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Chiara Amato (JPO at UN-RC): passion for mathematics at the service of communities

PRISTINA, DECEMBER 5 – Chiara Amato is a JPO in Planning and Coordination at the Resident Coordinator’s Office in Pristina, the local UN office that deals with the strategic coordination between the local government and the various UN agencies present on the territory in the context of sustainable development. After describing her team’s commitment to raising the awareness about the impact of climate change in Kosovo, she tells Onuitalia about the path that brought her to the United Nations and the priorities currently on her desk.

Who is Chiara Amato and what is she doing at the United Nations?

I won the JPO in the 2019-20 edition, and after the training period I arrived in Pristina in October 2020. I am part of the United Nations Kosovo Team and I work for the Development Coordination Office, which deals with the coordination between the 14 Onusian agencies and the local government in planning, assistance and implementation of strategies and reforms required by the government or agencies themselves. It acts as an umbrella for all sustainable development plans, strategies and priorities but it is separate from the peace mission (UNMIK) and therefore does not deal with the political issues related to it. My office is part of the General Secretariat in New York and has detachments in all the UN member countries, the so-called ‘Resident Coordinators’, but in the case of Kosovo we talk about the’ Development Coordinator’ because of the particular status of the country. As I am a trained economist, I am in charge of the entire portfolio of the economic policy and SDG financing, with a particular focus on Agenda 2030, and more recently also of climate change issues.

What experience led you to work at the UN?
I have a degree in economics from Bocconi University, and I have always been passionate about mathematics and analytical research. I combined this passions with the will to make my contribution for the community during my first study experience abroad, in Singapore, where I specialized in ‘development economics’ and I realized that this was my real interest. My reference text became “Poor Economics” by Esther Duflo, who was later awarded the Nobel Prize for her contribution to the economic theory against poverty, which was one of the themes that fascinated me most. The experience in Singapore also enriched me from a human point of view and certainly brought me into an unknown but incredibly stimulating region. After my three-year degree I did an internship in Mexico in the field of data collection, which allowed me to develop my analytical skills, before the Master in International Public Policy that I took at UCL (University College of London), where I focused in particular on economic instruments at the service of social development. After the Master I was offered the role of economist at the World Bank, where I remained for three years. This experience has definitely changed me and allowed me to improve a lot, always being in contact with international colleagues who have spent their lives in connection with governments to ensure better economic systems for communities. I worked in particular on infrastructure (transport and energy) for Europe and Central Asia, first in Romania and then in Brussels, where I worked on coordination with the European institutions, especially with countries involved in the EU accession process and its related standards. That was before I won the JPO that brought me to the United Nations.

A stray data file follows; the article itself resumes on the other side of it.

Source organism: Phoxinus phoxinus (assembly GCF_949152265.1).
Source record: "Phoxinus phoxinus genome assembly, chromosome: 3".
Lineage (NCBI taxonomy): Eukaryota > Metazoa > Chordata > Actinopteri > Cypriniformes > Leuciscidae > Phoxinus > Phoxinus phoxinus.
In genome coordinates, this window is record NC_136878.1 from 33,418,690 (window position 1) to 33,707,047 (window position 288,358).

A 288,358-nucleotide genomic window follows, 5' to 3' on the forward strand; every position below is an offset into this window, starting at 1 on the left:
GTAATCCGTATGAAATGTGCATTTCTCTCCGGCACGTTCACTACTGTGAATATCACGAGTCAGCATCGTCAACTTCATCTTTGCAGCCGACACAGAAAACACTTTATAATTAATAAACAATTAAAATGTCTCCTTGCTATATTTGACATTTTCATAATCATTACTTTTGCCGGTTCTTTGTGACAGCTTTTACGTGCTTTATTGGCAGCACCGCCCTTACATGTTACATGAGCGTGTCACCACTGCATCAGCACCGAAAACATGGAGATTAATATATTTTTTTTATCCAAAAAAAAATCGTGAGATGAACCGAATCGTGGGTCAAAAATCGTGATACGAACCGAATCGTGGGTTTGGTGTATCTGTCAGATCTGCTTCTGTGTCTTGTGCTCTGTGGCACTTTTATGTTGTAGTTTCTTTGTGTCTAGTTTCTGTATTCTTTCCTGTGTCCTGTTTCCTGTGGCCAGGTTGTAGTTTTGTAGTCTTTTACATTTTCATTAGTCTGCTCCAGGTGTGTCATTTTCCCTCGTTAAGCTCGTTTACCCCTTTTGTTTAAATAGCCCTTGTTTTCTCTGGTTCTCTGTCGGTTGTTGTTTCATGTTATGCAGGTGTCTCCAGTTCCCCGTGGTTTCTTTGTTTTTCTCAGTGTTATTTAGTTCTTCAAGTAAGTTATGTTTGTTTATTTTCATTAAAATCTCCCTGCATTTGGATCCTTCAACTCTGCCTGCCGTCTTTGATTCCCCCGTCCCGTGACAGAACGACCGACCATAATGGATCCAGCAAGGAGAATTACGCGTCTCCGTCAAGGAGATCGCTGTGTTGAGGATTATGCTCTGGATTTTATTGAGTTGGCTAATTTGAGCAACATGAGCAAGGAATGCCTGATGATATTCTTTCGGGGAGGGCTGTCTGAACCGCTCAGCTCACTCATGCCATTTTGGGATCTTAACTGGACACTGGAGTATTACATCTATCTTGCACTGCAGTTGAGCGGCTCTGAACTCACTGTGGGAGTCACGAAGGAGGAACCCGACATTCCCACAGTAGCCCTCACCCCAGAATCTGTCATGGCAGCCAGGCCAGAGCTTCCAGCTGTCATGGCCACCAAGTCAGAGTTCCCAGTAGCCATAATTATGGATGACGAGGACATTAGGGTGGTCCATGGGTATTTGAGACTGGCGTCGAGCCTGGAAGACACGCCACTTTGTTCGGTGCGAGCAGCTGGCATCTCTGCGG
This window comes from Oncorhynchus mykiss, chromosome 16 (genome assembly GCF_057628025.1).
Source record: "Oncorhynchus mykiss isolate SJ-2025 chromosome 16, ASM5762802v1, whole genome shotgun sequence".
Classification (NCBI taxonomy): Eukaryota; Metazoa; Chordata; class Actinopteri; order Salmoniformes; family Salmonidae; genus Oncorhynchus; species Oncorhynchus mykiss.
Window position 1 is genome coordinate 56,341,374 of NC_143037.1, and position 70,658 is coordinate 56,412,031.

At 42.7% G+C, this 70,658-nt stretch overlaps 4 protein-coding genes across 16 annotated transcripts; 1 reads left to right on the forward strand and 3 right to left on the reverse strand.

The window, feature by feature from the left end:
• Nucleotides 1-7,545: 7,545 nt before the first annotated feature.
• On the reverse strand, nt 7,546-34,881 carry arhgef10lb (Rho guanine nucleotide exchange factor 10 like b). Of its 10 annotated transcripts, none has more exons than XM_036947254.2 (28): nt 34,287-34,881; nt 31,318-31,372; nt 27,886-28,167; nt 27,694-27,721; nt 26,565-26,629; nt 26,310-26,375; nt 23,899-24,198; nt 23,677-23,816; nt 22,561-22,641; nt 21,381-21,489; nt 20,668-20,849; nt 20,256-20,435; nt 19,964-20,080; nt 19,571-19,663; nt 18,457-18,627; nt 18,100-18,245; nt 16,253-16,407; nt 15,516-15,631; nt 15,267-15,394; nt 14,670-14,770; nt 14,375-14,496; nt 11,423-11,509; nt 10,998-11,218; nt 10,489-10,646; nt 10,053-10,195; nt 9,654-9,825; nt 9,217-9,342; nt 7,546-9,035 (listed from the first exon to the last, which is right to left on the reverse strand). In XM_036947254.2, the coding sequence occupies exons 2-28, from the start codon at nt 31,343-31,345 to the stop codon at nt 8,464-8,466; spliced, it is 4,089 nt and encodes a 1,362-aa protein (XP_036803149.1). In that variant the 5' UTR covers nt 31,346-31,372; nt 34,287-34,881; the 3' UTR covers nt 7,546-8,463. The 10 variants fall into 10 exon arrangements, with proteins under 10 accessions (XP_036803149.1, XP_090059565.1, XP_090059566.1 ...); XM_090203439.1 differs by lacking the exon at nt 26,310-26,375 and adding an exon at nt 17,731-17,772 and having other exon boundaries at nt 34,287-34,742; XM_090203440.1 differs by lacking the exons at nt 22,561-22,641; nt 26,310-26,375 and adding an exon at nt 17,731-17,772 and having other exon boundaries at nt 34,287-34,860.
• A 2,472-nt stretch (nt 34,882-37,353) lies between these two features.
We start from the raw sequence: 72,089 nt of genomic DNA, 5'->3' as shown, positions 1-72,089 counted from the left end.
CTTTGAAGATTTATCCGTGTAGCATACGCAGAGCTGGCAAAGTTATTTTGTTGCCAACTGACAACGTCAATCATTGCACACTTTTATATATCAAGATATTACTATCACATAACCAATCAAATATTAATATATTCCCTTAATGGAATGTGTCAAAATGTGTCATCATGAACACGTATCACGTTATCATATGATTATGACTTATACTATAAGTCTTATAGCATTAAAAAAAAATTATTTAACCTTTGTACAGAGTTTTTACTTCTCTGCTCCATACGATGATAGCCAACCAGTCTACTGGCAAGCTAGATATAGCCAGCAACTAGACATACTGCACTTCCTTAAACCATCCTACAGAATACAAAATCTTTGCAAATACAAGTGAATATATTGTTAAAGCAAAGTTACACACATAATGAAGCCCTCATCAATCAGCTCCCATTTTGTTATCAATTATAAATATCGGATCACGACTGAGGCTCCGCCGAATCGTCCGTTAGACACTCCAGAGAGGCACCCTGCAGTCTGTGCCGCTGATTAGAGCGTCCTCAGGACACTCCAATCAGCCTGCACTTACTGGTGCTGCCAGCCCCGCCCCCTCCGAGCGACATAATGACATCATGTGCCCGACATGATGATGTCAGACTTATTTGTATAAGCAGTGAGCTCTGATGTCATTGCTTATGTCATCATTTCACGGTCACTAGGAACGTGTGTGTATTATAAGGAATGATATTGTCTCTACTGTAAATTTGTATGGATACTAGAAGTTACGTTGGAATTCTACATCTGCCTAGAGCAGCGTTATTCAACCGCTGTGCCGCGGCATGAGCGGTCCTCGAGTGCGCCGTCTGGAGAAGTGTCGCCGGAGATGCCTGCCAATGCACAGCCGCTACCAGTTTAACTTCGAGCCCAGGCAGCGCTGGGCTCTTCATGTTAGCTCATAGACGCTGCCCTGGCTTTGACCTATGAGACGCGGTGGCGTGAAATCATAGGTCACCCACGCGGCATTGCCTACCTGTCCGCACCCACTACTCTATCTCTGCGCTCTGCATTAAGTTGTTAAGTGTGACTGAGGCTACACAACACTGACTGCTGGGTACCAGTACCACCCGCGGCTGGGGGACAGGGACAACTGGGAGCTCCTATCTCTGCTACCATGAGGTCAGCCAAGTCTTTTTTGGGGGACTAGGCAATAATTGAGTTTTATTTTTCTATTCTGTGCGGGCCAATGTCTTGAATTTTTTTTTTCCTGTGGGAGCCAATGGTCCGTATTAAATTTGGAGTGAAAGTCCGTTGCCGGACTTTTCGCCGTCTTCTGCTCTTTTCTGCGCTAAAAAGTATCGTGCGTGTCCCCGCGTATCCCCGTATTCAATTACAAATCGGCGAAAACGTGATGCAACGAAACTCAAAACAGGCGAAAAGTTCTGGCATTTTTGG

In addition to the academic and professional curriculum, have you had any extra-professional or volunteer experiences, usually essential for a career in the UN framework?
I was fortunate to be part of the Global Shapers Community network, funded by the World Economic Forum, during my work experience in Sierra Leone. Global Shapers is a programme born to connect young people with different profiles but united by the will to make a contribution and improve their communities and their cities.

Which SDGs (Sustainable Development Goals) are at the top of your agenda?
The SDG that I deal with the most is certainly number 8, the one related to economic development and job opportunities. We focus in particular on the negotiations between the government of Kosovo and the European Union in the matters of financial assistance that the government of Kosovo receives from the Union in the framework of the Neighbourhood Policies and the IPA (Instrument for Pre-accession Assistance). I then collect the opinions and strategies of the various agencies and give input or recommendations on the use of funds and implementation of programs. We always have in mind how the UN can help the government’s planning and policy-making strategies and we are also always attentive to the inclusion of all institutional levels in the decision-making processes, from the government to civil society.

What do you recommend to a young person interested in a career in the UN framework?
Follow your passion first, and find a career that allows you to cultivate your interest. Then, in my opinion, it is necessary to surround yourself with a team of people who believe in you and trust you, and therefore allow you to develop your skills and enhance them, having the opportunity to propose your idea and defend it even in front of your superiors. This has happened to me at the World Bank, and even now that I am in a much more bureaucratic system like the United Nations, I realize that here people always give an opportunity to all the ideas proposed, maybe even failing them at the end, but never without listening to them before. (@giorgiodelgallo)

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